251 - 65 Million Years Ago
There are three periods in this era.
The Triassic - started 251 million years ago. The period just after the largest known mass extinction event but more famous for the first appearance of the dinosaurs.
The Jurassic - started 199 million years ago. The period in which the dinosaurs became the rulers of the Earth ... and famous for a movie by that name containing mostly dinosaurs from the next period!
The Cretaceous - started 145 million years ago. This period contains some of the best known dinosaurs of all time and is famous for ending in a mass extinction which eliminated all dinosaurs.
Triassic Period 251 - 199 Million Years Ago
The Triassic period is a renewal.
At least 90% of all life has become extinct.
New species are developing in the early Triassic.
One of the new species was Lystrosaurus, a reptile about the size of a pig.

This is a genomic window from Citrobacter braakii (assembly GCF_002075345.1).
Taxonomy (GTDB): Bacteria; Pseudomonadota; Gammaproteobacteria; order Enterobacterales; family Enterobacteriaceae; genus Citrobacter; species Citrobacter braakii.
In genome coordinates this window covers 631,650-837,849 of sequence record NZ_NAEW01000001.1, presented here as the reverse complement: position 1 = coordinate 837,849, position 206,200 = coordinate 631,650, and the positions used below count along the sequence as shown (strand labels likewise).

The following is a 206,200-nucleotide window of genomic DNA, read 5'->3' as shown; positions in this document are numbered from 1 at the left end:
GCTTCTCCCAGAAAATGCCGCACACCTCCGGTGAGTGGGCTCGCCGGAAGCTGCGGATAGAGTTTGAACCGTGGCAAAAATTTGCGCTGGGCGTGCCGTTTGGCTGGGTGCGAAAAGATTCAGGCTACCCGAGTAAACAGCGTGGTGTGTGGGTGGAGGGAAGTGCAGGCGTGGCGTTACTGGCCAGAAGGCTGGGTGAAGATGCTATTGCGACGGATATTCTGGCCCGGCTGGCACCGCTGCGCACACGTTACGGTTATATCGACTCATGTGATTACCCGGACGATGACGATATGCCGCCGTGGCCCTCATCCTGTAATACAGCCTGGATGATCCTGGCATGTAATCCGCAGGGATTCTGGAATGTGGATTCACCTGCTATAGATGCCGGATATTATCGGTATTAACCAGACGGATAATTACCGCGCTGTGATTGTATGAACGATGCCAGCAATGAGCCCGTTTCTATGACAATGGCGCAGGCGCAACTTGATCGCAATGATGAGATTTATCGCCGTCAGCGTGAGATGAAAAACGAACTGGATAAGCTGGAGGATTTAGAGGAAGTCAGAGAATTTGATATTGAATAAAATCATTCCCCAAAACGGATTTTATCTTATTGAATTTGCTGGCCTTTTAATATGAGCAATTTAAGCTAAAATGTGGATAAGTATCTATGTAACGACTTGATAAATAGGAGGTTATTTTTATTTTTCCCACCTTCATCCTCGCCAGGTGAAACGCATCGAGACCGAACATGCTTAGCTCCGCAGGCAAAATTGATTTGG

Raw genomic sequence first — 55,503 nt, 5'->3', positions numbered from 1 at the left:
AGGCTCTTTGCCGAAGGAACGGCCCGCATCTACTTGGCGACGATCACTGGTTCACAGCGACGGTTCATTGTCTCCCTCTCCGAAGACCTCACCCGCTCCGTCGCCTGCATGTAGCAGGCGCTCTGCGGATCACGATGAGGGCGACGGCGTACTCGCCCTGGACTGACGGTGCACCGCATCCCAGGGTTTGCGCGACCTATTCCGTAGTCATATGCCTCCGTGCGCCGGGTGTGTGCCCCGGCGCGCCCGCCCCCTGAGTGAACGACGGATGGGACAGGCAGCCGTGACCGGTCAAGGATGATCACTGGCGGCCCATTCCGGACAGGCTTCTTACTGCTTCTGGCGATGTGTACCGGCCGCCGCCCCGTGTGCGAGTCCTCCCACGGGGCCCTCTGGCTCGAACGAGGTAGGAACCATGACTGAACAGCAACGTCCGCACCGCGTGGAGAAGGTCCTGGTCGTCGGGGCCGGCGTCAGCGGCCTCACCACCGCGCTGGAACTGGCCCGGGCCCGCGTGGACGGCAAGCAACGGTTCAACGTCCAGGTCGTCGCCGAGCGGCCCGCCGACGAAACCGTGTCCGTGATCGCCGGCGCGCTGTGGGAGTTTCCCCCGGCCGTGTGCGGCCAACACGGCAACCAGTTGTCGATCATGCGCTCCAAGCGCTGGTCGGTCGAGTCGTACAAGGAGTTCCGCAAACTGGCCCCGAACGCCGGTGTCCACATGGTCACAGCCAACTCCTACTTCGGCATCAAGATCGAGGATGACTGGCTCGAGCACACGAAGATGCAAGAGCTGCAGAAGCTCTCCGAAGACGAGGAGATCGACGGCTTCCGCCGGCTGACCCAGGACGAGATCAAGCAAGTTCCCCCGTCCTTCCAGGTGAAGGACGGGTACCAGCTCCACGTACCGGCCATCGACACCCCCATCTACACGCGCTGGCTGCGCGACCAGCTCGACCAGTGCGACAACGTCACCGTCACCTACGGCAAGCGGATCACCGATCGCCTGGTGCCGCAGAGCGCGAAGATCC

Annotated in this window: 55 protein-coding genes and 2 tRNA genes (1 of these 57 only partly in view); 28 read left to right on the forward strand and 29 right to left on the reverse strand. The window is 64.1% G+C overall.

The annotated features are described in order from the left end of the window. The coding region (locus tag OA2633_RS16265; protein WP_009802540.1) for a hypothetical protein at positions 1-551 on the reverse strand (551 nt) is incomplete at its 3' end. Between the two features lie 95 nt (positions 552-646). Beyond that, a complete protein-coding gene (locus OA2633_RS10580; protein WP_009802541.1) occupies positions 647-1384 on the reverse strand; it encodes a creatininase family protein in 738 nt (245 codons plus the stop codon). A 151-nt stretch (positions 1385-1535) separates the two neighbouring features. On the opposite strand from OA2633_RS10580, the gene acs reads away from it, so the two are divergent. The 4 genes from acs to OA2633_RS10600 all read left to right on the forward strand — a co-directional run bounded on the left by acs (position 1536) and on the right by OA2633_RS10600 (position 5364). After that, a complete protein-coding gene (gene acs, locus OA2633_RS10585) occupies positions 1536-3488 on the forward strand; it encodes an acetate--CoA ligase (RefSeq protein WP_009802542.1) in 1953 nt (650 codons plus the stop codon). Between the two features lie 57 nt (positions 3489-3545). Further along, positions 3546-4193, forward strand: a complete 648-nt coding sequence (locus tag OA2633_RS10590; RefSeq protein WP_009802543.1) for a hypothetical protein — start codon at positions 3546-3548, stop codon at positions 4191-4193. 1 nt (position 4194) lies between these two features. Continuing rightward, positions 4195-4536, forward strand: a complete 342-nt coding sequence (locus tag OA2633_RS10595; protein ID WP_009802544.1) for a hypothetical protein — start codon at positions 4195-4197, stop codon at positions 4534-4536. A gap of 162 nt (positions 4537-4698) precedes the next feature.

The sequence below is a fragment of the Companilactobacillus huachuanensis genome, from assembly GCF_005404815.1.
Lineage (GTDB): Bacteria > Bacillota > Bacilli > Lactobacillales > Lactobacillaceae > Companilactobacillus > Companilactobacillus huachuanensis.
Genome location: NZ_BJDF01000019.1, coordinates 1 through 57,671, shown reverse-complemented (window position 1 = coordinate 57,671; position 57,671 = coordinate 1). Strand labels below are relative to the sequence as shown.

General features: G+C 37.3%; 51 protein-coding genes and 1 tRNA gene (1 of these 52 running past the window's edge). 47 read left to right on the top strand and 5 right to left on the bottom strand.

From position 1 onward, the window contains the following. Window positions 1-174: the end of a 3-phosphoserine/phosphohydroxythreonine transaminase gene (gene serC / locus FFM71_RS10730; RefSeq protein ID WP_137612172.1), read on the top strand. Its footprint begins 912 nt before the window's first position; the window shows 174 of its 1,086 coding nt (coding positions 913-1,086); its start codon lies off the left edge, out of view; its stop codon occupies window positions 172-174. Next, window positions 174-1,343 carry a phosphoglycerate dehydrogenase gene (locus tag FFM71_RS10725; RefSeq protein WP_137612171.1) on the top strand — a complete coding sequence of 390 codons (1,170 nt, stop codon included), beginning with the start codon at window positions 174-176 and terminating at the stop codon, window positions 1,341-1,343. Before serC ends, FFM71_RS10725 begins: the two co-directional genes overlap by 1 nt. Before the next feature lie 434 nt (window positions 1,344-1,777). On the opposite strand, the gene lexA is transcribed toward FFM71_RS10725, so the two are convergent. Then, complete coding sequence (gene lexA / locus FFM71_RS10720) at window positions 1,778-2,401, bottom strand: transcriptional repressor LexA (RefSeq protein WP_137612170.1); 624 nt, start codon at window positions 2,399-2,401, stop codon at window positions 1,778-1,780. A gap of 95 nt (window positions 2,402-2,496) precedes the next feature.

Another new reptile was Euparkeria.
Above is a reproduction of a Euparkeria skull. Euparkeria is thought to be the ancestor of the dinosaurs. This reptile appeared early in the Triassic, was about 22 inches long and had the long back legs that would be seen in the dinosaurs. The long back legs helped them to move fast and, in some cases, stand upright.
It would be about another 10 million years before our first known dinosaurs appear.
The earliest know dinosaur at this time is Eoraptor. Eoraptor ("dawn thief") appeared about 228 million years ago. He was about 3 feet long and 1 foot high, hollow-boned, sharp serrated teeth, and sharp claws.
Above is a reproduction of an Eoraptor skull.
Eoraptor had 5 fingers on each hand (front foot) and three toes on each hind foot. The 3 toes on each foot were typical of a raptor in the dinosaurs.
Staurikosaurus was another of the earliest dinosaurs. Staurikosaurus was about 6 feet long.
The Staurikosaurus tooth (above) had a serrated edge also.
So far the dinosaurs and dinosaur ancestor are all from South America. But, remember, at this time the land mass was Pangaea - one body of land that would, by the end of the Cretaceous, split up to look closer to what we now see as our continents.